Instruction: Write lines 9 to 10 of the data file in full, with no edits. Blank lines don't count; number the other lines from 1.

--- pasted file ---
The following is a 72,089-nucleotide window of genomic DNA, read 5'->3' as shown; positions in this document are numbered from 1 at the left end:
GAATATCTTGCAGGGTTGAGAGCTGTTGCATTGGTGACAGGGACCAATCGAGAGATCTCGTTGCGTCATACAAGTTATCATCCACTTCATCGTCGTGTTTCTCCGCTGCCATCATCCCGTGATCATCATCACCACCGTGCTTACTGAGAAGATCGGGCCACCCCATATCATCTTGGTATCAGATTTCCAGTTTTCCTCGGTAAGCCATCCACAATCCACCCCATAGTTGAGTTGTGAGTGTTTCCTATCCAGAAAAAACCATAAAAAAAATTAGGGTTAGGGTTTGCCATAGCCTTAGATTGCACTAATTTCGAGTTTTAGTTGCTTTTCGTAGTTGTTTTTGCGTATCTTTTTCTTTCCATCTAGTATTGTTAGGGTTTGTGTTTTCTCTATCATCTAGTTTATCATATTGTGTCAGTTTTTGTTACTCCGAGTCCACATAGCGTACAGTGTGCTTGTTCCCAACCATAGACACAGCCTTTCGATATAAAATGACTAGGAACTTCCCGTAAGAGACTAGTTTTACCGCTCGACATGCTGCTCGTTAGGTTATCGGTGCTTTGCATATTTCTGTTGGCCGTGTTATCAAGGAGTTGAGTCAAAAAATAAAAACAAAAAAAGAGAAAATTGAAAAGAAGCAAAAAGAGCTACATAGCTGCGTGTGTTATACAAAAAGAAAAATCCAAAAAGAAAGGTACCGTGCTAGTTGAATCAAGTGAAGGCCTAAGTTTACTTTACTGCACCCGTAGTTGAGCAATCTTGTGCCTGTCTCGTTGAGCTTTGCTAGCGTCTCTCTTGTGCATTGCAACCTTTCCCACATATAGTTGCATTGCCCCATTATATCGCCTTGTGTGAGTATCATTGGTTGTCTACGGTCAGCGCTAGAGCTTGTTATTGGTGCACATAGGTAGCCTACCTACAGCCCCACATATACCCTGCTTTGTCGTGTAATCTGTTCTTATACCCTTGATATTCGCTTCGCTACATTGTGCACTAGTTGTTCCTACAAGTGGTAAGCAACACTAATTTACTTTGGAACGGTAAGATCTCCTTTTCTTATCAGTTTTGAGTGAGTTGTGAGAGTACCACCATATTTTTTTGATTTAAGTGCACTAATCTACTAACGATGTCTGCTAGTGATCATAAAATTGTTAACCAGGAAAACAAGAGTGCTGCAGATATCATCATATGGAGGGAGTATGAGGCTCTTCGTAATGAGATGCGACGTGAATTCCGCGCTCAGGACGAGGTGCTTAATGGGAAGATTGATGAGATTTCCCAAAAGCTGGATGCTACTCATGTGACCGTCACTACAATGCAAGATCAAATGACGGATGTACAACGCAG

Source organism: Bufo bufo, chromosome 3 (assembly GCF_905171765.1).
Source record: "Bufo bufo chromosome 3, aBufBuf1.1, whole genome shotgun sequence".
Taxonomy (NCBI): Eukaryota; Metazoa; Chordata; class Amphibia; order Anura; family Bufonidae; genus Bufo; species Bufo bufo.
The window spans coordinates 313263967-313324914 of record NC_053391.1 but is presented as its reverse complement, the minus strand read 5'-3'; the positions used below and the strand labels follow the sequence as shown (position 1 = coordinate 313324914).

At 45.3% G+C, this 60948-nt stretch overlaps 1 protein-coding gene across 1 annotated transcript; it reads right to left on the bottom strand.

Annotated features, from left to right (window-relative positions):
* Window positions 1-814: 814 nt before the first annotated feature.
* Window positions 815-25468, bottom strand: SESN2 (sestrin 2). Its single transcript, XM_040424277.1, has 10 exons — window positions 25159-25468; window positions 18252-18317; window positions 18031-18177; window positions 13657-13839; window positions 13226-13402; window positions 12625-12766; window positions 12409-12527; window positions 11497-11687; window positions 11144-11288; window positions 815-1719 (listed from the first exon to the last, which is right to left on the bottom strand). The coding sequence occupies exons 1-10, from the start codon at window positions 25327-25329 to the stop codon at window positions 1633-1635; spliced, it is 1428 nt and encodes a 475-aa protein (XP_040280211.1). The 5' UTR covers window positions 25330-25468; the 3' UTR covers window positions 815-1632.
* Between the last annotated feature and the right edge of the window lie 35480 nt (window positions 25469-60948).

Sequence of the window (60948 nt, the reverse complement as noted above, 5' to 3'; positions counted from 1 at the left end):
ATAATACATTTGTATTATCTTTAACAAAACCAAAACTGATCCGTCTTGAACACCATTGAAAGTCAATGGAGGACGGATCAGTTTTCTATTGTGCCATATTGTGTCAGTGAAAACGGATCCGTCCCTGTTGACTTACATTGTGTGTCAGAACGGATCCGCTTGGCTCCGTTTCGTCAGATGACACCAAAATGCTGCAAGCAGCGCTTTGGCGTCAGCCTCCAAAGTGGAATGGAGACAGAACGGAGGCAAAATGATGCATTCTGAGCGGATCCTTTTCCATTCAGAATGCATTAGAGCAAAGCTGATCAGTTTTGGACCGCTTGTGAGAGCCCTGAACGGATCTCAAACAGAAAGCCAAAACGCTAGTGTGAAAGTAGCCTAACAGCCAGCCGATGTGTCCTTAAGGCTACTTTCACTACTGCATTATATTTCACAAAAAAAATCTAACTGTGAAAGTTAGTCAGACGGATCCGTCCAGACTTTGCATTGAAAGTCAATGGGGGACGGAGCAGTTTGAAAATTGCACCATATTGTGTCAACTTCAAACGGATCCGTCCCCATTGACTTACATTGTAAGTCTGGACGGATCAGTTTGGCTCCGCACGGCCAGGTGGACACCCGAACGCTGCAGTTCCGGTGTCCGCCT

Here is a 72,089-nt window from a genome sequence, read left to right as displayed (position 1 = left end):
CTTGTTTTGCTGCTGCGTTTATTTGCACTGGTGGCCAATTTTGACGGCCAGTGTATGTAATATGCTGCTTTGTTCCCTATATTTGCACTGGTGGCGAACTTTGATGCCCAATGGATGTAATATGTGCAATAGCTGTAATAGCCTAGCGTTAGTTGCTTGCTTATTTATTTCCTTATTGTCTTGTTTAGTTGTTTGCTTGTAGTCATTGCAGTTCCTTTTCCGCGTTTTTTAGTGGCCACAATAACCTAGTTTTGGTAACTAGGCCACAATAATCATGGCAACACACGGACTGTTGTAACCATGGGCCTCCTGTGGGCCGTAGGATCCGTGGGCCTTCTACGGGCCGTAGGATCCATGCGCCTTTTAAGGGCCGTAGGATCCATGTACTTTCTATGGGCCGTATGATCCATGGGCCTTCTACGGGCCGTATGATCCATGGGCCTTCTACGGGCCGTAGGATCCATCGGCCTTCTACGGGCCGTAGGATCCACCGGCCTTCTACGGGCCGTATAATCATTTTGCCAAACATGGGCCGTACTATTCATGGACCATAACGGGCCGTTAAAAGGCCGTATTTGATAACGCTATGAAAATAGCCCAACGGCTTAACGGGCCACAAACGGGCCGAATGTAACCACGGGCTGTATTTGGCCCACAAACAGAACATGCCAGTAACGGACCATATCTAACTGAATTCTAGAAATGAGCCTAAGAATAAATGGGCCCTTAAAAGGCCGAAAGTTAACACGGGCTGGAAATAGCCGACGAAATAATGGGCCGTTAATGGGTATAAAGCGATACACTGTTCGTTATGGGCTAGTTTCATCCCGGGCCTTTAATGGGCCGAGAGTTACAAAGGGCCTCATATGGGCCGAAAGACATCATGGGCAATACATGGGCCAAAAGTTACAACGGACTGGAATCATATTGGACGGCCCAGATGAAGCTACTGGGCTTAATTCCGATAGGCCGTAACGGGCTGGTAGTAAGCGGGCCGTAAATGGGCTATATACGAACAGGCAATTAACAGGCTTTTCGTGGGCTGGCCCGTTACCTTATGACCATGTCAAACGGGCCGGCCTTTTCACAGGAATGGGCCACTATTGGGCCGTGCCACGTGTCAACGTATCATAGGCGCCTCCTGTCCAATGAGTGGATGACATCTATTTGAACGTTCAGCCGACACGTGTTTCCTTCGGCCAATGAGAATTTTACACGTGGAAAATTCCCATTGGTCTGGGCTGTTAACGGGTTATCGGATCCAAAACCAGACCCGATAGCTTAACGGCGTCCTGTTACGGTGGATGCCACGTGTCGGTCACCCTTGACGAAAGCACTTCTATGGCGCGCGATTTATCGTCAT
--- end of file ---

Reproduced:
* Window positions 1-814: 814 nt before the first annotated feature.
* Window positions 815-25468, bottom strand: SESN2 (sestrin 2). Its single transcript, XM_040424277.1, has 10 exons — window positions 25159-25468; window positions 18252-18317; window positions 18031-18177; window positions 13657-13839; window positions 13226-13402; window positions 12625-12766; window positions 12409-12527; window positions 11497-11687; window positions 11144-11288; window positions 815-1719 (listed from the first exon to the last, which is right to left on the bottom strand). The coding sequence occupies exons 1-10, from the start codon at window positions 25327-25329 to the stop codon at window positions 1633-1635; spliced, it is 1428 nt and encodes a 475-aa protein (XP_040280211.1). The 5' UTR covers window positions 25330-25468; the 3' UTR covers window positions 815-1632.